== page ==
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Nuclear energy push (downtoearth)

f you are visiting Nainital this weekend, you will be relieved to find day temperature hovering in early 20s with crisp air following you as you take a stroll on the Mall Road overlooking the Naini lake. What you might not notice is the receding water level in this one-mile-long natural freshwater body.

Summer hasn’t reached the hills yet, but even then the water level of the lake touched a record low. In the beginning of March this year, the water level in the lake came down to 13.2 feet from its surface. Last time, the water level reached this low was in May and June 2016.  Hence, this is no exaggeration when experts apprehend that the famed Naini lake, which draws tourists in droves, might turn into a mere pond in the next six decades.

The Naini lake depends on natural underground water. It witnesses a good amount of rain and snowfall during the winter months: December to March. This is followed by monsoon rain, which also helps in maintaining water level. However, despite a moderate winter precipitation this year, the lake water level has dropped to its lowest ever. Why is it that even rains could not replenish the lake?

The Naini lake is the town’s only source of water supply. Drinking water for Nainital is sourced indirectly through tube wells dug in the vicinity of the lake. Last summer, the town faced water crisis owing to the fall in the carrying capacity of the lake.

What has gone wrong in the last few decades, causing the lake to dry?

Cutting of oak trees, situated in its catchment region, is one of the reasons. The hill communities in Uttarakhand had the passion for growing oak forests as the leaves of the tree give rise to nutrient-rich and water-absorbing humus. Therefore, trees hold on to water for a long time and release it very slowly, giving rise to perennial streams and rivulets.

According to geologists of the National Institute of Hydrology, Roorkee and the Indian Institute of Technology, Roorkee, Sukhatal contributes 40-50 per cent of the total sub-surface flow of water to Naini lake. “Due to unbridled construction activities in the recharge zones of Naini Lake, the natural feeder springs around the lake have been damaged. Currently, 30 out of the 60 natural springs, whose water used to come to the lake, have dried up. Moreover, the discharge of water in the remaining 30 springs has reduced drastically,” says Ajay Singh Rawat, who had filed a PIL (Writ Petition No 31) in the Uttarakhand High Court in 2012.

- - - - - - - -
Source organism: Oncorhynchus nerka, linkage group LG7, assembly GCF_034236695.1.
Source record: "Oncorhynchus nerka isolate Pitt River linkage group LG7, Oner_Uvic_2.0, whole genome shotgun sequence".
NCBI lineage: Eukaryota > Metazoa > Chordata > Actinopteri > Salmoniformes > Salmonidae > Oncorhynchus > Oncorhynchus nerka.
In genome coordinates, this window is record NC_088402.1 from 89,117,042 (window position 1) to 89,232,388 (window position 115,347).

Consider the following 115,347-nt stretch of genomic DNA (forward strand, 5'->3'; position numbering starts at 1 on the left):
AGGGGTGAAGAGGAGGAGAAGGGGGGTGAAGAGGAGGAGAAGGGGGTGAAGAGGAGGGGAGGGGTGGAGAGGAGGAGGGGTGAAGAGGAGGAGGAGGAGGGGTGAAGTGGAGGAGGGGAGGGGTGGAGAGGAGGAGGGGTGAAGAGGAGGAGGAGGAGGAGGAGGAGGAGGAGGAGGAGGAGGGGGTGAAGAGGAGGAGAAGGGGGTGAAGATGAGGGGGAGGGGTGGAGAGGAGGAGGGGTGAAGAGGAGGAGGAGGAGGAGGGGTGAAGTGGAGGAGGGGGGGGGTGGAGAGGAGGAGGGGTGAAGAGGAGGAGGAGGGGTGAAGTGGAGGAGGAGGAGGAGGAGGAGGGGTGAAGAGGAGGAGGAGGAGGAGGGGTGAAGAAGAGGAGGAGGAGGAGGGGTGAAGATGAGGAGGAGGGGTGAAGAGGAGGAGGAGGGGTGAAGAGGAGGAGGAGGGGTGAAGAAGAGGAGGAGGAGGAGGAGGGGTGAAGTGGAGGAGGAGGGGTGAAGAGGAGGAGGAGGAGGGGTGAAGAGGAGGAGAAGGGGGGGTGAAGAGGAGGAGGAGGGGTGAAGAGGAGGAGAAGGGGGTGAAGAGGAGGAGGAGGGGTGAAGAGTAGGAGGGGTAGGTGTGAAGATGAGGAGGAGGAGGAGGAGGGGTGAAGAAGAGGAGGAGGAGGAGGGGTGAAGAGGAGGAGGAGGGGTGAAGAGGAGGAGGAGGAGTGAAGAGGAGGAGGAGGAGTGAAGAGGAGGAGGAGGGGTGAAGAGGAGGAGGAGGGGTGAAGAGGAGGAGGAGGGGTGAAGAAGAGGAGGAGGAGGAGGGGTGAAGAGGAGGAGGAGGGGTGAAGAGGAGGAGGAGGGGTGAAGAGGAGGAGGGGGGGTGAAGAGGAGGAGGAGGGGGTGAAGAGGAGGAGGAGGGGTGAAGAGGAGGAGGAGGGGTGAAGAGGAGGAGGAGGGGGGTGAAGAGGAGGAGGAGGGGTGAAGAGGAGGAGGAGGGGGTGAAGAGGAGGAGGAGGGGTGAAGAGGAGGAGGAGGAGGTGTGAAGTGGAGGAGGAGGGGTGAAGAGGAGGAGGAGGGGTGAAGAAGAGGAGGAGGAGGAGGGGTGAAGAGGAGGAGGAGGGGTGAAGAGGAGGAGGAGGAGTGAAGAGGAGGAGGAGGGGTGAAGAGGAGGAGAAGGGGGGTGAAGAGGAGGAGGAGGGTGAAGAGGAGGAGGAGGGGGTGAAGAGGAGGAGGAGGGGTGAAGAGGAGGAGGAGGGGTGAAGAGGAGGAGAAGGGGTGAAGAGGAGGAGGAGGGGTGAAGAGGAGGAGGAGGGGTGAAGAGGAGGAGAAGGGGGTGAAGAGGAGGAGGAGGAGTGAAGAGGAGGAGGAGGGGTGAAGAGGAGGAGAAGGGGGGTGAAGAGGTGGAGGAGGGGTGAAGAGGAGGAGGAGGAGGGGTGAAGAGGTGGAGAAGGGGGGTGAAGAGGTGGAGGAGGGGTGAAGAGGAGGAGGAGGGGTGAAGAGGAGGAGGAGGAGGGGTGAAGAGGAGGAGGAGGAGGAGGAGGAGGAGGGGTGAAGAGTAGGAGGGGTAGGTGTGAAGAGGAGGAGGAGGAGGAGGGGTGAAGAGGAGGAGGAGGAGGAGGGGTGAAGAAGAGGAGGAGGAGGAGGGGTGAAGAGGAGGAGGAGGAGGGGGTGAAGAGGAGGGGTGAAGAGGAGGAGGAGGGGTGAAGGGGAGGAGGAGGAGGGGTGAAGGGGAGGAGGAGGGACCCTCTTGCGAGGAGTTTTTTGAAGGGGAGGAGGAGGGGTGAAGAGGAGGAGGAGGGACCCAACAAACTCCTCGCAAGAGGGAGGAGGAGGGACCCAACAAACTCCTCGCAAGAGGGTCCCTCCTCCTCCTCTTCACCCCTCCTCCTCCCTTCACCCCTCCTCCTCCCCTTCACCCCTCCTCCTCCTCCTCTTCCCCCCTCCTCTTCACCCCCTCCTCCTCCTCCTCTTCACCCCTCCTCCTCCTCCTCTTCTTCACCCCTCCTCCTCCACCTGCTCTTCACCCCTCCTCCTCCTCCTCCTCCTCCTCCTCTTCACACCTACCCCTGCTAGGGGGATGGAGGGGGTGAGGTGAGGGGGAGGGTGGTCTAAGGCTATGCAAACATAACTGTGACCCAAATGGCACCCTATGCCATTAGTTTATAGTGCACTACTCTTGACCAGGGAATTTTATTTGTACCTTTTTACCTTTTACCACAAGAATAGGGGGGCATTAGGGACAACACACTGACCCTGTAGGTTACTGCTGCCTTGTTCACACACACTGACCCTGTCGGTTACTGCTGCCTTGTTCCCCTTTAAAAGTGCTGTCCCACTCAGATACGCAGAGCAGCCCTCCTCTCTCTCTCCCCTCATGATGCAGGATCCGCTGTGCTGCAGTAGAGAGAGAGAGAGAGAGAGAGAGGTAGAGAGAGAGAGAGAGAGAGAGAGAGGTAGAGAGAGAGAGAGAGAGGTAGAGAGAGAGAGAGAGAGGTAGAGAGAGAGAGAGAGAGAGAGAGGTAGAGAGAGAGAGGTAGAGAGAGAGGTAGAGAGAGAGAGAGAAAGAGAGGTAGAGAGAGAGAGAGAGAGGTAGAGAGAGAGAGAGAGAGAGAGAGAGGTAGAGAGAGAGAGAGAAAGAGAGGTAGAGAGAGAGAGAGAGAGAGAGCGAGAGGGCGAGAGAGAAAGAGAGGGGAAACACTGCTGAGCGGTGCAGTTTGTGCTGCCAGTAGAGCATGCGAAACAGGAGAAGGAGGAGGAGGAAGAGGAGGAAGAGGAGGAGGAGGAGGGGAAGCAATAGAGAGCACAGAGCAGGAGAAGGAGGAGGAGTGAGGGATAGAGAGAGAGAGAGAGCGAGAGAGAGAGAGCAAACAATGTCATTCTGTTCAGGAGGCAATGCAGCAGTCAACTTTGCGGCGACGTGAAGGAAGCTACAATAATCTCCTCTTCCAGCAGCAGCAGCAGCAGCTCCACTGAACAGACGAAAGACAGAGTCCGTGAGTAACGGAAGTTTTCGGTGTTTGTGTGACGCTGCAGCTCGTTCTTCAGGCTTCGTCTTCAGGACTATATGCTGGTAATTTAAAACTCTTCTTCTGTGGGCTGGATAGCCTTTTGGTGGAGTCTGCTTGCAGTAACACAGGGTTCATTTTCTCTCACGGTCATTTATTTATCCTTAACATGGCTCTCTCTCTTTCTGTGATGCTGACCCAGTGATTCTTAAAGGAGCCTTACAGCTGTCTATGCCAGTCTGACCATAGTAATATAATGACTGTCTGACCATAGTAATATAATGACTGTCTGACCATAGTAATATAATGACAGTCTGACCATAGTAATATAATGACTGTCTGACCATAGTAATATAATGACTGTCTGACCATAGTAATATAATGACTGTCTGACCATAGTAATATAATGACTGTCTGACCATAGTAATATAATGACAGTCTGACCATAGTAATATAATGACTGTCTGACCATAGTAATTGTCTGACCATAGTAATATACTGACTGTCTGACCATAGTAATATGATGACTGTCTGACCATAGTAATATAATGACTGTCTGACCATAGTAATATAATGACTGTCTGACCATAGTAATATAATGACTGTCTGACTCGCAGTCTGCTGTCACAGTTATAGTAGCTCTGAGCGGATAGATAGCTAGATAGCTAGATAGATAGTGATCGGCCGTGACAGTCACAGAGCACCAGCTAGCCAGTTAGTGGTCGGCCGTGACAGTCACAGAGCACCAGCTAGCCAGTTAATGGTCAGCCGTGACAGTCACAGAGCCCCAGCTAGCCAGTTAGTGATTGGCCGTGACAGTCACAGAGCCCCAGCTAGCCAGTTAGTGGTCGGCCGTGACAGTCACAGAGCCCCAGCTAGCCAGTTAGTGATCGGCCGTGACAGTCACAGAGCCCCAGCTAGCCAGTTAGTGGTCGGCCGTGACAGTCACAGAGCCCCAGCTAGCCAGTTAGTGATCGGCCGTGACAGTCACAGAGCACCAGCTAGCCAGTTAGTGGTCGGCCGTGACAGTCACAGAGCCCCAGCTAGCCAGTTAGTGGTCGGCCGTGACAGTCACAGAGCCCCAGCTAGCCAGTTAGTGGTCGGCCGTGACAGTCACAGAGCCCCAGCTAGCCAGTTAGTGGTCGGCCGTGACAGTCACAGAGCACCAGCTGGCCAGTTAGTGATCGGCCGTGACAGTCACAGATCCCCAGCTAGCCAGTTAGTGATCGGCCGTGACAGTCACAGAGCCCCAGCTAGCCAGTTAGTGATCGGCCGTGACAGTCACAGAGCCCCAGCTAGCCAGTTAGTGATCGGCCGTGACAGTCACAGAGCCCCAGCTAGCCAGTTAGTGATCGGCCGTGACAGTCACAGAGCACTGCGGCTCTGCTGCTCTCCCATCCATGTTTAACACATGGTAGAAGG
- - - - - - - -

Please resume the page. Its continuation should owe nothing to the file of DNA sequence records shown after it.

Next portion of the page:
Highlighting the disturbing trend in the pattern of winter rainfall (January 2015 -248.92 mm; January 2016 - 2.54 mm, and January 2017 - 76.20 mm), he adds that the conversions of bridle paths into metalled roads have led to increased water run-off during rains. “Though tree felling is banned above 1000 metres in the Himalayan region and Nainital is more than 1938 metres above sea, the Forest Department itself cut 246 green trees, mostly oak, in the G B Pant High Altitude Zoo, Nainital, on the pretext that the animals are feeling cold,” rues the former professor at the Kumaun University, Nainital.

Unscientific constructions at the lakeside is one of the reasons why the silt accumulation rate of Naini lake is alarmingly high. Credit: Subhojit/ DTE
Unscientific constructions at the lakeside is one of the reasons why the silt accumulation rate of Naini lake is alarmingly high. Credit: Subhojit/ DTE

Even the silt accumulation rate of Naini lake is alarmingly higher than the natural pace witnessed in other such water bodies, professor BS Kotlia, a research scientist at Kumaon University, had observed in 2016. He found that deposition of 1.8 metres of silt within a span of 135 years is concerning as such silting takes thousands of years to happen. Unscientific constructions at the lakeside has been touted as one of the reasons for this.

Steps taken so far

Last year, the Uttarakhand government undertook a desilting project. “We removed about 19,000 cubic metre of silt last year. But we have to understand that desilting only increases the water-holding capacity of the lake. How can we ensure constant supply of water into the lake when rain doesn’t happen? About 75 per cent of the water in the lake is dependent on rain and my data suggest that there hasn’t been enough rain in the last few winters,” says Deepak Rawat, District Magistrate of Nainital. “For Nainital town, we have started rationing water. Earlier, the town used to have 24-hour water supply. But now, they get water for two hours in the morning and another two hours in the evening,” adds Rawat.

Earlier on November 7, 2016, the Uttarakhand High Court had banned tree felling within a radius of five kilometres around the lakes of Bhimtal, Nainital, Khurpatal, Sattal and Nauckuchiatal. It had also banned all new constructions within a radius of two kilometres around the lakes, ruling that no construction activity would be taken without assessing the bearing capacity of the areas.

Tree felling within a radius of five km around the lakes of Bhimtal, Nainital, Khurpatal, Sattal and Nauckuchiatal has been banned. Credit: Subhojit/ DTE
Tree felling within a radius of five km around the lakes of Bhimtal, Nainital, Khurpatal, Sattal and Nauckuchiatal has been banned. Credit: Subhojit/ DTE

On March 6, the court asked the state government to get a report from the National Environmental Engineering Institute (NEERI) on the reasons of receding water level of the Naini lake. According to Dr P K Labhasetwar, Senior Principal Scientist at NEERI, the team has just completed its field study and the process of data collection is over. “My colleagues will be able to submit the final assessment report in 2-3 weeks,” he confirms.

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